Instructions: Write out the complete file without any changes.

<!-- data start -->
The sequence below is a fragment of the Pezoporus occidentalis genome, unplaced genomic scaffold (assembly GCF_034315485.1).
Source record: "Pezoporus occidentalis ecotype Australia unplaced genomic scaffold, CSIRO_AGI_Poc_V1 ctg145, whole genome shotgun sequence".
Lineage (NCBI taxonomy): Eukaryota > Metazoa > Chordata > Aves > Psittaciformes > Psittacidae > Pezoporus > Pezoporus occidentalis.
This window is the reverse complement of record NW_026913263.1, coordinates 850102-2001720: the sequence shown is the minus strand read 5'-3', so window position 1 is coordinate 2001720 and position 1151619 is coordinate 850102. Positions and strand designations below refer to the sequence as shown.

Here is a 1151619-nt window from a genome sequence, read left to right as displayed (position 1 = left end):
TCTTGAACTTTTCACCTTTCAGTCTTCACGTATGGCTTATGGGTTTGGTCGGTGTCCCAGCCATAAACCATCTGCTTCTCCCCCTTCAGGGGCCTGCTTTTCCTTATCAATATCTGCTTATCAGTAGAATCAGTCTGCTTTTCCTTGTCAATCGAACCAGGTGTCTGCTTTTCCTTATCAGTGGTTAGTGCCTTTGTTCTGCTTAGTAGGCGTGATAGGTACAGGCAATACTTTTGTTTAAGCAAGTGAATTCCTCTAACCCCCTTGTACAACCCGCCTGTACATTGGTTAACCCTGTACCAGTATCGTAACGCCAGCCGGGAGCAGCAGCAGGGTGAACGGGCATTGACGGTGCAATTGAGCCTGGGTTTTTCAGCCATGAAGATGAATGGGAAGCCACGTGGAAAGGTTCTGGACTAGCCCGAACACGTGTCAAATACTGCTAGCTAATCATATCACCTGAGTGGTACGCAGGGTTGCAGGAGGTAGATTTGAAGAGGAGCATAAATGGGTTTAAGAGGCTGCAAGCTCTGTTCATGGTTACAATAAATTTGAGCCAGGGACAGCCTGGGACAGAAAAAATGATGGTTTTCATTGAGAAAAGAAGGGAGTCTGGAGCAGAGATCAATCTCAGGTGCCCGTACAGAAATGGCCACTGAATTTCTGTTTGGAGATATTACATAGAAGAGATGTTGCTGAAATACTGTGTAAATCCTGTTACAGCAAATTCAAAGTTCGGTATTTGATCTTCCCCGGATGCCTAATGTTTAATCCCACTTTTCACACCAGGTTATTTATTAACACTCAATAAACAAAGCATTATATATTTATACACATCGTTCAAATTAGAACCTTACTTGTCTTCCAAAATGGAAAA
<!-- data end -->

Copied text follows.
The sequence below is a fragment of the Pezoporus occidentalis genome, unplaced genomic scaffold (assembly GCF_034315485.1).
Source record: "Pezoporus occidentalis ecotype Australia unplaced genomic scaffold, CSIRO_AGI_Poc_V1 ctg145, whole genome shotgun sequence".
Lineage (NCBI taxonomy): Eukaryota > Metazoa > Chordata > Aves > Psittaciformes > Psittacidae > Pezoporus > Pezoporus occidentalis.
This window is the reverse complement of record NW_026913263.1, coordinates 850102-2001720: the sequence shown is the minus strand read 5'-3', so window position 1 is coordinate 2001720 and position 1151619 is coordinate 850102. Positions and strand designations below refer to the sequence as shown.

Here is a 1151619-nt window from a genome sequence, read left to right as displayed (position 1 = left end):
TCTTGAACTTTTCACCTTTCAGTCTTCACGTATGGCTTATGGGTTTGGTCGGTGTCCCAGCCATAAACCATCTGCTTCTCCCCCTTCAGGGGCCTGCTTTTCCTTATCAATATCTGCTTATCAGTAGAATCAGTCTGCTTTTCCTTGTCAATCGAACCAGGTGTCTGCTTTTCCTTATCAGTGGTTAGTGCCTTTGTTCTGCTTAGTAGGCGTGATAGGTACAGGCAATACTTTTGTTTAAGCAAGTGAATTCCTCTAACCCCCTTGTACAACCCGCCTGTACATTGGTTAACCCTGTACCAGTATCGTAACGCCAGCCGGGAGCAGCAGCAGGGTGAACGGGCATTGACGGTGCAATTGAGCCTGGGTTTTTCAGCCATGAAGATGAATGGGAAGCCACGTGGAAAGGTTCTGGACTAGCCCGAACACGTGTCAAATACTGCTAGCTAATCATATCACCTGAGTGGTACGCAGGGTTGCAGGAGGTAGATTTGAAGAGGAGCATAAATGGGTTTAAGAGGCTGCAAGCTCTGTTCATGGTTACAATAAATTTGAGCCAGGGACAGCCTGGGACAGAAAAAATGATGGTTTTCATTGAGAAAAGAAGGGAGTCTGGAGCAGAGATCAATCTCAGGTGCCCGTACAGAAATGGCCACTGAATTTCTGTTTGGAGATATTACATAGAAGAGATGTTGCTGAAATACTGTGTAAATCCTGTTACAGCAAATTCAAAGTTCGGTATTTGATCTTCCCCGGATGCCTAATGTTTAATCCCACTTTTCACACCAGGTTATTTATTAACACTCAATAAACAAAGCATTATATATTTATACACATCGTTCAAATTAGAACCTTACTTGTCTTCCAAAATGGAAAA